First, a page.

Eddy questions how that will work as recent reports show fewer people working in oil and gas fields than before the pandemic.
“To me that means there are a lot less boots on the ground, less eyes on issues, less human capacity to be checking these sites with any regularity,” she says. “I know what it looked like when there were 30% more workers in the field, and they still weren’t staying on top of things.”
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NMED has also drafted new rules specifically targeting ozone causing chemical emissions that have the knock-on effect of dramatically curbing methane leaks. Methane is the primary component of natural gas, and it’s 84 times more powerful as a greenhouse gas than carbon dioxide.
Maddy Hayden, director of communications at NMED, says that the department isn’t surprised by the continuing reports of massive greenhouse gas emissions from wells across the state.
“This is why it’s so critical for the Environment Department to move forward with rulemaking this year,” she says. “It’s clear that voluntary measures by industry are not cutting it.”
Those rules await final approval by the state’s Environmental Improvement Board (EIB) sometime this fall before they could go into effect in 2022.
Even though both sets of rules were years in the making, widely reported on and written with input from oil and gas representatives and their lawyers, industry boosters in the New Mexico Legislature seem surprised by their existence.At a state Legislative Finance Committee meeting about the oil and gas industry in late June, several state legislators lit into Sandoval for the new OCD rules and forms operators are now required to fill out online.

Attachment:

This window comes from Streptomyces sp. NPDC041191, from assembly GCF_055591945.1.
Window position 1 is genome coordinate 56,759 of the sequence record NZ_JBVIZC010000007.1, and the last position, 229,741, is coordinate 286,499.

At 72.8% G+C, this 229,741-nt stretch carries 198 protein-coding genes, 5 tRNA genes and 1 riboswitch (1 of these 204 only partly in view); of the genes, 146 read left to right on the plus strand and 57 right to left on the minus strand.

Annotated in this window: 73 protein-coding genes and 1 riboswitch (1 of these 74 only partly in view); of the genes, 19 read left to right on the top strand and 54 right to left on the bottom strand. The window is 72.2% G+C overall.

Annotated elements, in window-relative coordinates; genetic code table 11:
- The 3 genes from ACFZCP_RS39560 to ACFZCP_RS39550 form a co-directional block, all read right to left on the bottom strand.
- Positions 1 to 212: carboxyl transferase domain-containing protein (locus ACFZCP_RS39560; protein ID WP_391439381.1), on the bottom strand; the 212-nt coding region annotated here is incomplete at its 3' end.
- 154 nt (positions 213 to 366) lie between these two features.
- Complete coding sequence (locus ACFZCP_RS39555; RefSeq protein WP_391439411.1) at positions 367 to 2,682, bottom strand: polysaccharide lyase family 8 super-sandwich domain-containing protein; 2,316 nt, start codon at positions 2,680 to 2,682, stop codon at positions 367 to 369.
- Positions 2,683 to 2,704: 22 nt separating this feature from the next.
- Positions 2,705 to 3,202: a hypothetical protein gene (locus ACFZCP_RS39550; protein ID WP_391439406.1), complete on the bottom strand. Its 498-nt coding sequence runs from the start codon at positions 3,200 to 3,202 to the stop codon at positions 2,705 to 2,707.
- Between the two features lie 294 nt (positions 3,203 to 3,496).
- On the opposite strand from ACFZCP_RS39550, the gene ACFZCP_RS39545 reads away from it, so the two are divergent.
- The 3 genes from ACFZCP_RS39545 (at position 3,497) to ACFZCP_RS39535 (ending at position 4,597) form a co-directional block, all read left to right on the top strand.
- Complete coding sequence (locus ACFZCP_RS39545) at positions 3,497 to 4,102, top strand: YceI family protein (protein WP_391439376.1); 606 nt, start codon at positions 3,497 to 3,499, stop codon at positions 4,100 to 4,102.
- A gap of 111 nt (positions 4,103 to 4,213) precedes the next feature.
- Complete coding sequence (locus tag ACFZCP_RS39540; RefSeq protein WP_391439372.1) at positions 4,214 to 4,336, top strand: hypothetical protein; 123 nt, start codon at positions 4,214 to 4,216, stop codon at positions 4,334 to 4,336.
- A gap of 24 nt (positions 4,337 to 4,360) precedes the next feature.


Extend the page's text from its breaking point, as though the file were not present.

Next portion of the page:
State Sen. Crystal Diamond, a Republican representing a non-oil-producing part of the state, castigated OCD, calling the rules “overregulation” that “creates outlaws out of the good guys.
Other state senators from oil-producing regions piled on with complaints from producers who said they hadn’t heard of the new rules until they were implemented.
After each complaint, Sandoval reiterated that the rules came after years of meetings with oil and gas representatives and other community members — they were not sudden, unannounced creations of her department.
Some legislators also proposed reviewing the pending NMED rules before they are reviewed and approved by the EIB.
Democratic state Sen. and Finance Committee Chairman George Muñoz, whose district covers the San Juan Basin, the state’s smaller oil and gas field, said the committee should “make sure that we’re involved before the promulgation of the rule” and that NMED representatives should be brought before the committee’s next meeting so “we can foresee any problems that they may have among themselves.”